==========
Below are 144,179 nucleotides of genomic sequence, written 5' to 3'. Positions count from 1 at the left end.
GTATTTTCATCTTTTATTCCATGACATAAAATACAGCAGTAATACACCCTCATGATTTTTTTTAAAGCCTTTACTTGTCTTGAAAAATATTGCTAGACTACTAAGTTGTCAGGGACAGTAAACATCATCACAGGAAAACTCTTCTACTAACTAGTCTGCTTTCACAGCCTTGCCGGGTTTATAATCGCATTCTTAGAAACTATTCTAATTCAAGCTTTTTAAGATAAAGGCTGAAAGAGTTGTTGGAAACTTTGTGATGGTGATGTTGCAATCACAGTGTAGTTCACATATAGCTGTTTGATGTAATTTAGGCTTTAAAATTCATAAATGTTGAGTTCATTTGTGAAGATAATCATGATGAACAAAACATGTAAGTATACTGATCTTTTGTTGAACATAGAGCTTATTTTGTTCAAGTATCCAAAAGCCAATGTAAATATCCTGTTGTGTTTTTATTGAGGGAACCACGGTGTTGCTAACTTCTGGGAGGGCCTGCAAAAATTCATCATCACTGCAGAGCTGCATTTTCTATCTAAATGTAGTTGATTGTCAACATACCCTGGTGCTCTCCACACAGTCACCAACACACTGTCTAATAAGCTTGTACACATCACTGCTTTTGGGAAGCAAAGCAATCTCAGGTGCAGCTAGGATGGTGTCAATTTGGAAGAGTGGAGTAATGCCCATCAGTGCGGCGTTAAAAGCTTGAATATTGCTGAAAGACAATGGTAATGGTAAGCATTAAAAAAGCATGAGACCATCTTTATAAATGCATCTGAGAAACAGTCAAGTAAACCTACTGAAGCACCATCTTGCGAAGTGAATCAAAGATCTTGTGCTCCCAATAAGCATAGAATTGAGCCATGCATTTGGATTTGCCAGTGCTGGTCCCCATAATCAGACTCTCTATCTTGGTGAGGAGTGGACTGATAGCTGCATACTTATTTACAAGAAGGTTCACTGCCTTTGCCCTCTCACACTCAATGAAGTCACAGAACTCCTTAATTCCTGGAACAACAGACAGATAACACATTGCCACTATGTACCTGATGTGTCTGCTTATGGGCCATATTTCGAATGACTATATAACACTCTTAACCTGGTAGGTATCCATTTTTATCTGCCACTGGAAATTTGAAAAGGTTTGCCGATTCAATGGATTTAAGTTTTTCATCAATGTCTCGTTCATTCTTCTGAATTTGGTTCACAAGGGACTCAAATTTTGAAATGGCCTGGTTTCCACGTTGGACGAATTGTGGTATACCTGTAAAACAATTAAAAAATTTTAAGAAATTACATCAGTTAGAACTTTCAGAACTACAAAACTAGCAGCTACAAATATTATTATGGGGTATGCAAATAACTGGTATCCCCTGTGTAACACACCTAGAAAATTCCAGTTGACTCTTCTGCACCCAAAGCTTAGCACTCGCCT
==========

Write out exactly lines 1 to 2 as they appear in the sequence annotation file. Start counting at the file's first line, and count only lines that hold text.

Below are 144,179 nucleotides of genomic sequence, written 5' to 3'. Positions count from 1 at the left end.
GTATTTTCATCTTTTATTCCATGACATAAAATACAGCAGTAATACACCCTCATGATTTTTTTTAAAGCCTTTACTTGTCTTGAAAAATATTGCTAGACTACTAAGTTGTCAGGGACAGTAAACATCATCACAGGAAAACTCTTCTACTAACTAGTCTGCTTTCACAGCCTTGCCGGGTTTATAATCGCATTCTTAGAAACTATTCTAATTCAAGCTTTTTAAGATAAAGGCTGAAAGAGTTGTTGGAAACTTTGTGATGGTGATGTTGCAATCACAGTGTAGTTCACATATAGCTGTTTGATGTAATTTAGGCTTTAAAATTCATAAATGTTGAGTTCATTTGTGAAGATAATCATGATGAACAAAACATGTAAGTATACTGATCTTTTGTTGAACATAGAGCTTATTTTGTTCAAGTATCCAAAAGCCAATGTAAATATCCTGTTGTGTTTTTATTGAGGGAACCACGGTGTTGCTAACTTCTGGGAGGGCCTGCAAAAATTCATCATCACTGCAGAGCTGCATTTTCTATCTAAATGTAGTTGATTGTCAACATACCCTGGTGCTCTCCACACAGTCACCAACACACTGTCTAATAAGCTTGTACACATCACTGCTTTTGGGAAGCAAAGCAATCTCAGGTGCAGCTAGGATGGTGTCAATTTGGAAGAGTGGAGTAATGCCCATCAGTGCGGCGTTAAAAGCTTGAATATTGCTGAAAGACAATGGTAATGGTAAGCATTAAAAAAGCATGAGACCATCTTTATAAATGCATCTGAGAAACAGTCAAGTAAACCTACTGAAGCACCATCTTGCGAAGTGAATCAAAGATCTTGTGCTCCCAATAAGCATAGAATTGAGCCATGCATTTGGATTTGCCAGTGCTGGTCCCCATAATCAGACTCTCTATCTTGGTGAGGAGTGGACTGATAGCTGCATACTTATTTACAAGAAGGTTCACTGCCTTTGCCCTCTCACACTCAATGAAGTCACAGAACTCCTTAATTCCTGGAACAACAGACAGATAACACATTGCCACTATGTACCTGATGTGTCTGCTTATGGGCCATATTTCGAATGACTATATAACACTCTTAACCTGGTAGGTATCCATTTTTATCTGCCACTGGAAATTTGAAAAGGTTTGCCGATTCAATGGATTTAAGTTTTTCATCAATGTCTCGTTCATTCTTCTGAATTTGGTTCACAAGGGACTCAAATTTTGAAATGGCCTGGTTTCCACGTTGGACGAATTGTGGTATACCTGTAAAACAATTAAAAAATTTTAAGAAATTACATCAGTTAGAACTTTCAGAACTACAAAACTAGCAGCTACAAATATTATTATGGGGTATGCAAATAACTGGTATCCCCTGTGTAACACACCTAGAAAATTCCAGTTGACTCTTCTGCACCCAAAGCTTAGCACTCGCCT